Less than a decade ago, the concurrent auto shows in Detroit and Los Angeles were reviewed by the carmaking industry as separate but equal. But since the Detroit event became the Northamerican International Auto Show (NAIAS) in 1989, the world's spotlight has focused on the Motor City during the first week of January.

Media from around the globe flock to Detroit to see the more significant world and North American introductions. Yet in one of the largest import markets in the country, the Greater Los Angeles Auto Show still attracts key foreign model unveilings and boasts higher attendance.

Last year more than 722,000 flocked to the Los Angeles Convention Center compared with 632,000 who came through the doors of Detroit's Cobo Center. Conversely, 3,500 journalists from around the world converged in Detroit while LA show played host to about 1,500 media representatives.

In 1995, scheduled press activities indicate the international focus is still solidly on Detroit. Thirty-five automaker marketing divisions and four suppliers are conducting press conferences during Detroit's Jan. 3-6 press days compared with 24 news conferences planned in LA on Jan. 5-6. Both shows are open to the public Jan. 7-15.

More than 40 of the world's automakers will showcase more than 700-plus cars and trucks covering 600,000 sq. ft. (55,740 sq. m) in Detroit. In LA, more than 1,000 vehicles will take up 700,000 sq. ft. (65,000 sq. m) of floor space.

At least 15 new models will make their world debuts in Detroit and Los Angeles simultaneously. Among the double introductions are the 1996 Acura NSX (targa top) and an Acura concept car that the company says is a preview of the model's next generation.

Buick will unveil its XP2000 concept at both venues. Chevrolet will do the same with its 1995 Tahoe sport/utility vehicle and Cavalier Z-24 coupe. Ford Motor Co. is double-debuting its 1995 Explorer sport/utility and the all-new '95 Lincoln Continental. Chrysler Corp. will bring its full contingent of 1996 minivans, including the European version of its '96 Chrysler Voyager, to both shows.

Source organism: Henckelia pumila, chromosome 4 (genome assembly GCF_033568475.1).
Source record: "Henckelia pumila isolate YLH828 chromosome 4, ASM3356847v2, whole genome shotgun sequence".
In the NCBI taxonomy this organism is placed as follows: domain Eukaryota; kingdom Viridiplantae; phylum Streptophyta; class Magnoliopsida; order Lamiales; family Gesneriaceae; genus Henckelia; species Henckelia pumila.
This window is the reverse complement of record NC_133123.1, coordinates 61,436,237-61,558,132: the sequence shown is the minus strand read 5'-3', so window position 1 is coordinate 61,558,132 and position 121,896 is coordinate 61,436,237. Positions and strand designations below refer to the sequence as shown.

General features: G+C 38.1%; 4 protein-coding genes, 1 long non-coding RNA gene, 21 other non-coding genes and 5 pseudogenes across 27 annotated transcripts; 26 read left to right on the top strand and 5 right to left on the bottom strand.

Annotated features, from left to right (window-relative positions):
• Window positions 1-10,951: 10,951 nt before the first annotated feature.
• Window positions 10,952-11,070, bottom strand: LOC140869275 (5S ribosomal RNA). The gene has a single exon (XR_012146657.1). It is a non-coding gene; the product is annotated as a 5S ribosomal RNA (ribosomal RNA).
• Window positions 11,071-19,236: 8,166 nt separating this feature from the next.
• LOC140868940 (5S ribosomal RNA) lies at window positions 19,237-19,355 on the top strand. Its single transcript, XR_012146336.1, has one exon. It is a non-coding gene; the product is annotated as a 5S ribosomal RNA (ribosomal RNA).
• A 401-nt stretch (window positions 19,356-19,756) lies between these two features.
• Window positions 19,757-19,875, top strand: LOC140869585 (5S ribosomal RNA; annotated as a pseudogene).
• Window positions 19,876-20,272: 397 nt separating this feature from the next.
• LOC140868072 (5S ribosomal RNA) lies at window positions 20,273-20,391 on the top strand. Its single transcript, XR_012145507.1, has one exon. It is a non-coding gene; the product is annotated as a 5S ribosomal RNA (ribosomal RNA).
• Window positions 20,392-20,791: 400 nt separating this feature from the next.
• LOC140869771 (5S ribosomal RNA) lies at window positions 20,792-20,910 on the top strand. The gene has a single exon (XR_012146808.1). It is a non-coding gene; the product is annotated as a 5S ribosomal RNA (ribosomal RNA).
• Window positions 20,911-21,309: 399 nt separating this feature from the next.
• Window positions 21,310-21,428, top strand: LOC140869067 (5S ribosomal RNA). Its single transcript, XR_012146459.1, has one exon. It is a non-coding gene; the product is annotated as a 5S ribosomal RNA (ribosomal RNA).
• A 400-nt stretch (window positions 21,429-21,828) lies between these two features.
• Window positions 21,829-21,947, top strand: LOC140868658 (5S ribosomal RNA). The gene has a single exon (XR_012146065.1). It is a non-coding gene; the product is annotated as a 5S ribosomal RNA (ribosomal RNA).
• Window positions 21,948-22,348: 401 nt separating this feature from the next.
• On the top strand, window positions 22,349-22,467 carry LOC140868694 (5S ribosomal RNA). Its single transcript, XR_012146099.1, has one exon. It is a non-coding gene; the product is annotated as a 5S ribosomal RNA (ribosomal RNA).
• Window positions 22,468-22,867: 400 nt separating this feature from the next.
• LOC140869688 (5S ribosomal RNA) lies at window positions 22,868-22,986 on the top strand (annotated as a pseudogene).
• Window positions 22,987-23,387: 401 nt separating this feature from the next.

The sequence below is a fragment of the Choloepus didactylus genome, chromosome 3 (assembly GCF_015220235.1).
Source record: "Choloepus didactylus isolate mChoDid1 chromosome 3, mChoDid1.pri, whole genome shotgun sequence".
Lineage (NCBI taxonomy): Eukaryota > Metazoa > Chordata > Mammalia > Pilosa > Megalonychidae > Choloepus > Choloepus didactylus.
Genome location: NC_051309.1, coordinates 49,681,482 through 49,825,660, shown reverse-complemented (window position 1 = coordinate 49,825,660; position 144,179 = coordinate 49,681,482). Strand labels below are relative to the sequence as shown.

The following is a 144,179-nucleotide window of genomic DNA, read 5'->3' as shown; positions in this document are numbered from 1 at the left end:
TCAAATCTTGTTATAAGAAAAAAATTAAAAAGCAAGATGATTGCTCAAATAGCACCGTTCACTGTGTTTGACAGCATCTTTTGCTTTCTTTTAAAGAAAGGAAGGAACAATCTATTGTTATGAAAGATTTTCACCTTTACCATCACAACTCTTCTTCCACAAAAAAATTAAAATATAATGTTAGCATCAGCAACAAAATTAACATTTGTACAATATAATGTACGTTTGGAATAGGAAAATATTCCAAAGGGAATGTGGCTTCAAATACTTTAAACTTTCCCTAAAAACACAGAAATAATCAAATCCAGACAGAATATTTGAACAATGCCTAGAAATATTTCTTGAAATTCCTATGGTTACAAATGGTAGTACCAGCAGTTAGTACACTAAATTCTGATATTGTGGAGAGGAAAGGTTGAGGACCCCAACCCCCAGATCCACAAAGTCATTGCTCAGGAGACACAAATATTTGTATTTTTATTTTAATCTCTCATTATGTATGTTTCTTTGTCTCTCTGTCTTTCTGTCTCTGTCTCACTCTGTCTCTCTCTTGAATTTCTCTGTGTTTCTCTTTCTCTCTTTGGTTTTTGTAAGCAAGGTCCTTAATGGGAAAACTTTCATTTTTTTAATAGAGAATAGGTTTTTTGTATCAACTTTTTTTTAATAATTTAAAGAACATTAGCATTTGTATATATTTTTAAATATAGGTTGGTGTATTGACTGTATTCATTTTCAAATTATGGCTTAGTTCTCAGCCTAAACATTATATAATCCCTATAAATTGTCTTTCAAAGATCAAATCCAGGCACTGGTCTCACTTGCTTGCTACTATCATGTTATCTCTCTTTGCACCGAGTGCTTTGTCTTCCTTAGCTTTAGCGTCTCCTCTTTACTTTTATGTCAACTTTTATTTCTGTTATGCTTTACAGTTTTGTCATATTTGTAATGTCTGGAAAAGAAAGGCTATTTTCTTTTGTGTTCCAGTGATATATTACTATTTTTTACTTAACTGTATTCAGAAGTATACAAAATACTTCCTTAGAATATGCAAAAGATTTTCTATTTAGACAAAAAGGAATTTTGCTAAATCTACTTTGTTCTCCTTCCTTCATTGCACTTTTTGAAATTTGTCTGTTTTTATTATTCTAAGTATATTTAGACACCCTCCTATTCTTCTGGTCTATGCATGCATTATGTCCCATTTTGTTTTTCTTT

Honda's 1995 Odyssey minivan will make its long-awaited public appearance in both the Motor City and the City of Angels. The same goes for Nissan's 1995 Sentra and 200SX. Oldsmobile Div. is launching its '96 Bravada sport/utility offering in both cities a day apart.

The 1995 Porsche 911 Carrera 4 with Triptronic S transmission, which functions as either an automatic or manual, will take its North American bow in both locations, as will the 1995 Land Rover Classic and SE Range Rover.

Among this year's Detroit exclusives are four Ford concept vehicles: the GT90 V12 supercar, the SHOStar (a Windstar minivan with the Taurus SHO engine), the Lincoln L2K roadster (a 2-seat convertible sport luxury concept), and the Triton pickup (an F150 with advanced styling treatment). Chrysler also plans to unveil a trio of concept vehicles: the Chrysler Atlantic, Eagle JA22 and the Plymouth Backpack.

Pontiac's Detroit auto show display will feature its Grand Prix 300GPX show car, which the GM division says is a preview of the next Grand Prix rendition. The 1995 GMC Yukon makes its worldwide debut at the NAIAS.

From abroad, BMW will give Detroit show-goers the first North American look at its V-12 750iL, V-8 74OiL, 318ti and the luxury version of the sporty M3. And, Suzuki brings its 1995 4-door Sidekick and a sedan to Detroit for their world premieres.

Los Angeles will have its share of firsts, most reflecting its position as one of the hottest import markets in the country. Kia, Mercedes-Benz and Pininfarina are concentrating their auto show efforts in LA. Kia is introducing its 1995 Sephia, Mercedes is showing its 1995 C36 production model and the SLK concept. Oldsmobile is bringing an Aurora concept car to the LA show. Pininfarina will be the star of the show with the world debut of its Ethos 3 electric vehicle.